dc.publisherThe University of Arizona.en_US
dc.rightsCopyright © is held by the author. Digital access to this material is made possible by the University Libraries, University of Arizona. Further transmission, reproduction or presentation (such as public display or performance) of protected items is prohibited except with permission of the author.en_US
dc.description.abstractFew would refute the didactic nature of stained glass windows, paintings, and sculptures used in Spanish cathedrals during the Counter-Reformation. For hundreds of years the artistic renderings of biblical narratives and of Catholic dogmata had aided both the literate and illiterate alike to internalize the teachings of the Church. In contrast, the seemingly complex web of semiotic signs that form part of the aural and visual spectacle of the auto sacramental has understandably led some to question if such productions could have truly held much meaning for commoners with little formal education. However, as a theatrical genre, the auto sacramental does not deviate much from the literal meaning and allegorical symbolism of the more static art forms that adorn cathedral walls and altarpieces. The usage of ships, highwaymen, and courtroom trials represent some of the most prominent symbols utilized by playwrights to create a Counter-Reformatory drama that facilitated the audiences' ability to decode the plays' allegorical meaning. The repeated use of these semiotic signs allowed the culturally literate public in urban centers across Spain to draw upon their intertextual knowledge of such symbols to appreciate and understand these Corpus Christi performances. Modern readers less familiar with these semiotic signs and their meaning experience an additional handicap because of their inability to see the visual spectacle designed, if not as the primary didactic tool of the genre, then at least as an effective complement to the instructive dialogue that takes place between the different characters of the auto. In spite of these additional challenges that the modern reader faces, the auto sacramental offers some insight into sixteenth- and seventeenth-century Spain that cannot be found in the more secular genres of the time. The added effort to investigate and understand the missing links of intertextual knowledge open a window that offers a panorama of a largely unexplored landscape of early-modern, Spanish society.en_US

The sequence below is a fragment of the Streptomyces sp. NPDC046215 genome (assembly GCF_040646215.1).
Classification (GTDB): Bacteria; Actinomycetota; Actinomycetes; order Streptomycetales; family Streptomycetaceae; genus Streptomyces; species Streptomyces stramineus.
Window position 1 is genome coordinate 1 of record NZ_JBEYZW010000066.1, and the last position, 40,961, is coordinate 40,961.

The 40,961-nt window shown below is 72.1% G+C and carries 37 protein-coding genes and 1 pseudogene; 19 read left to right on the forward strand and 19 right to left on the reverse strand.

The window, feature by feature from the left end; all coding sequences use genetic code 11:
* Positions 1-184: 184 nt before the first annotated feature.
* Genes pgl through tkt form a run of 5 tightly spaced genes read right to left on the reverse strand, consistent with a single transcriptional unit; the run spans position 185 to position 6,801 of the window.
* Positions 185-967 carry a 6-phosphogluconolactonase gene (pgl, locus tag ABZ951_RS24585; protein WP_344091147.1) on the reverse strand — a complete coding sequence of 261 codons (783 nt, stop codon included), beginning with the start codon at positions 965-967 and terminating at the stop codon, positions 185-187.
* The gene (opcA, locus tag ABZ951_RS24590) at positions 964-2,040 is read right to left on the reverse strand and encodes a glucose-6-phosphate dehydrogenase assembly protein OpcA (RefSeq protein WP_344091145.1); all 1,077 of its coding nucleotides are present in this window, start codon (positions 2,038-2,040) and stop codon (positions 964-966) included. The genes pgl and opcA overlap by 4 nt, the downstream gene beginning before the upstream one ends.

dc.typetexten_US
dc.typeElectronic Dissertationen_US
dc.subjectCounter-Reformationen_US
dc.subjectFree Willen_US
dc.subjectPythagorean Yen_US
dc.subjectShips Highwaymen Trialsen_US
dc.subjectSpanishen_US
dc.subjectAuto Sacramentalen_US
dc.subjectAutos Sacramentalesen_US
thesis.degree.namePh.D.en_US
thesis.degree.leveldoctoralen_US
thesis.degree.disciplineGraduate Collegeen_US
thesis.degree.disciplineSpanishen_US
thesis.degree.grantorUniversity of Arizonaen_US
dc.contributor.advisorWilliamsen, Amy R.en_US
dc.contributor.committeememberFiore, Robert L.en_US
dc.contributor.committeememberKinkade, Richard P.en_US
dc.contributor.committeememberBurningham, Bruce R.en_US
dc.contributor.committeememberWilliamsen, Amy R.en_US